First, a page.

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PUMPELLY: Lime Rock Debrief

Spencer Pumpelly files his latest Sportscar365 column following Lime Rock…

Photo: IMSA

Photo: IMSA

Lime Rock Park, nestled in the Berkshire Mountains of Northwestern Conn., is unique in the racing world. It has many features that simply don’t apply to other motorsport venues.

First is it’s location. It’s set in an area that isn’t typical for a race track. Lakeville and it’s surrounding areas have become a favorite retreat for many wealthy New Yorkers thanks to it’s remote feel, great restaurants, and absence of anything resembling a chain hotel or more than one bar of cell service.

Rumor has it, Meryl Streep, Steven Segal, Laura Linney, Placid Domingo, and a (non Alec) Baldwin have homes there.

Because the track is in an area where many powerful people come to get away and relax, the noise issue has been one the track has been dancing around gracefully since it’s inception in 1957.

One caveat has always been that no racing activities could take place on Sunday.

Last winter the track, in order to be competitive in today’s racing environment, asked for the town to allow two Sundays a year for racing.

The town flipped out and this year on my drive in I passed plenty of “Sunday NO Racing” signs in front yards. I’m not used to being on the other end of those signs.

Now I know how those SLC guys near the Glen feel (inside joke there).

Lime Rock is also unique in it’s length. It’s 1.4 miles long. Yes, I didn’t mistype, it’s 1.4. The 1.53 figure is plain wrong.

Back in my days as a Skip Barber instructor I measured it in a 2001 Dodge Neon many times. Even driving the long way around the longest I could get was 1.4 on the odometer.

This means laps are quick. In the three hours I ran on track last Saturday between the Continental Tire and the WeatherTech races I did 186 laps. That’s a lot of repetition to say the least.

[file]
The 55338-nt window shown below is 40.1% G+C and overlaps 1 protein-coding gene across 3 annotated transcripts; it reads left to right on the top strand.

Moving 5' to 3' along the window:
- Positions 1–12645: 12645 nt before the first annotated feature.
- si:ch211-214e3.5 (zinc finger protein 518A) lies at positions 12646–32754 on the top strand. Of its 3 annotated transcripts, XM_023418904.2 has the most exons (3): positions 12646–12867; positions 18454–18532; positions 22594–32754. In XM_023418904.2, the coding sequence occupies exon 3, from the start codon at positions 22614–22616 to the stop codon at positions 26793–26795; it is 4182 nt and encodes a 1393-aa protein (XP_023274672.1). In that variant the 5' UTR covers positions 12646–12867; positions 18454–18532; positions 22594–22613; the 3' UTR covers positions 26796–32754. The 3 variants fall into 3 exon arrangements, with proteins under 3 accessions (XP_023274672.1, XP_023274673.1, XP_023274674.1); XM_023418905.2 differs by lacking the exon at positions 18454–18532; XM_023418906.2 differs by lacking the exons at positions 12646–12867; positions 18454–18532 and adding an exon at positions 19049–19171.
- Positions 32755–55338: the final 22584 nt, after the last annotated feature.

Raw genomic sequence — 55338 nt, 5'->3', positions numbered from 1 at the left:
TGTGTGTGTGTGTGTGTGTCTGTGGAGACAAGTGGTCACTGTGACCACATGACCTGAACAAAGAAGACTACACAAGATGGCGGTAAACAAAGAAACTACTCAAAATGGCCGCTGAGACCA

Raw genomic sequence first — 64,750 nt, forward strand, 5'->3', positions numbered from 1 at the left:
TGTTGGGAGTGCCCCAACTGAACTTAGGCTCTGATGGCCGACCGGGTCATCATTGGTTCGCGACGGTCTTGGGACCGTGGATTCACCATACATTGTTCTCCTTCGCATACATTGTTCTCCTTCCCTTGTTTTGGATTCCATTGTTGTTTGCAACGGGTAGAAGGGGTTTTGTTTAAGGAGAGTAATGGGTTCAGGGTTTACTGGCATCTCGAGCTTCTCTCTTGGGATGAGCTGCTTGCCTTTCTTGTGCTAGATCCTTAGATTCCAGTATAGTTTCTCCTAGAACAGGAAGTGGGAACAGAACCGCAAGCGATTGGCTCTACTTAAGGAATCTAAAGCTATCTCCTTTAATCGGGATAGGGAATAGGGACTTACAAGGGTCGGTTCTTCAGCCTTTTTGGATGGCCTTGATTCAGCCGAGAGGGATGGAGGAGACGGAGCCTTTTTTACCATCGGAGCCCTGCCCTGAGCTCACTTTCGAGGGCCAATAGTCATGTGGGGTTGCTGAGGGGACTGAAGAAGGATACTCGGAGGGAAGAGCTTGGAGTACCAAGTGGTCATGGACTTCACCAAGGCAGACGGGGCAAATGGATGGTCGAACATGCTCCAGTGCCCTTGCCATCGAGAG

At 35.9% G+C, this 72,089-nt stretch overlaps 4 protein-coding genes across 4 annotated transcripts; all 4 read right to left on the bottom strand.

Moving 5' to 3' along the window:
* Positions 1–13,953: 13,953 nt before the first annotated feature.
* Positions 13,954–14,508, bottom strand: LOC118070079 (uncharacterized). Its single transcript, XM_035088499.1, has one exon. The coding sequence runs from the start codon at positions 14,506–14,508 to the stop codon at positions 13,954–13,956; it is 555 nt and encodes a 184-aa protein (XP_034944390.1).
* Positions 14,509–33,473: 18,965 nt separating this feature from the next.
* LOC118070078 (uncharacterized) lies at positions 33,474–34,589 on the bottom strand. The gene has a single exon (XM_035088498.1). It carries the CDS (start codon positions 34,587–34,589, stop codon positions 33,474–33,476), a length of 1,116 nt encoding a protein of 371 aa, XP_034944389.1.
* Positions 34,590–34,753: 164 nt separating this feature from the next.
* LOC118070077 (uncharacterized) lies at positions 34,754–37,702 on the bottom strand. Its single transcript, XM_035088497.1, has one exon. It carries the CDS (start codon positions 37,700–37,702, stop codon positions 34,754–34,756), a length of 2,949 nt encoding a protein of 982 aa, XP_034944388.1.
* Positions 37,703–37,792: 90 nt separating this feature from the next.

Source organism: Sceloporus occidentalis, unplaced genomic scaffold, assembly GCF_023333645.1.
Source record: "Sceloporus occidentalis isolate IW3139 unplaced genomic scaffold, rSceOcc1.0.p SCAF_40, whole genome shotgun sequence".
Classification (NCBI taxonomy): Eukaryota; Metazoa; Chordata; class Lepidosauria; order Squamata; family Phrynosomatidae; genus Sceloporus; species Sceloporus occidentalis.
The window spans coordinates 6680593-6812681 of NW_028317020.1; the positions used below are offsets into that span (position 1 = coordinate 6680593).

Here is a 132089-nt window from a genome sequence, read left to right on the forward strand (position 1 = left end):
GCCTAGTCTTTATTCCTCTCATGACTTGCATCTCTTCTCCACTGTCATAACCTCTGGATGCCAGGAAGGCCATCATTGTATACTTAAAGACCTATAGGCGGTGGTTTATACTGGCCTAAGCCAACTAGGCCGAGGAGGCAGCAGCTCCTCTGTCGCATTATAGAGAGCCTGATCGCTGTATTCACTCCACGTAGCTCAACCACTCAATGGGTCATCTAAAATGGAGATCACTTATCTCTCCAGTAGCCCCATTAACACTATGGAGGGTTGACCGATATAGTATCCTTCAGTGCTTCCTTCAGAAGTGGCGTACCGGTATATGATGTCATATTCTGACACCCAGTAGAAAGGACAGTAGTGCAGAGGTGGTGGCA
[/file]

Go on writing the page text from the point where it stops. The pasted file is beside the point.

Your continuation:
The short laps also changes pit stop consideration because with a 54-second lap time a green flag stop will put you a laps down. Road America will be quite the contrast when we race there in two weeks.

The weekend started off well for us when I was able to get Change Racing our first-ever pole. The guys have been getting better with our qualifying pace and every bit counted last weekend. The gap to Andrew Davis was only 0.03 seconds.

The top starting spot was great and we were able to lead for some time.

Corey got in under yellow when a few teams elected to stay out so we lost the lead but he had a great stint getting past some good cars.

When I got back in I found myself in the middle of a tight GTD lead fight. Our race was strong and everyone had high hopes of taking our first podium.

Unfortunately a PC car had other ideas.

Lime Rock has one of the worst chicanes on the planet. They needed to find a way to slow fast cars over the crest of the uphill while still retaining the original layout as an option.

The result is a section that is very slow and unnecessarily tight. Two cars cannot go through there two wide.

I get the need for a slow turn but what they put in there is tighter than the hairpin at Long Beach and is completely inappropriate for big time racing.

It also victimizes innocent cars. Check out what happened to Christina Neilson there this year or Jeroen Bleekmolen in 2013.

Long story short, the PC tried to make it two wide and we had contact that knocked us significantly out of alignment. We faded into oblivion thereafter.

Road America should suit our car very well and hopefully we can have our best result yet.

Spencer Pumpelly (@SpencerPumpelly) is one of America's leading GT racers, driving for Change Racing in the IMSA WeatherTech SportsCar Championship and Rennsport One in the Continental Tire SportsCar Challenge.


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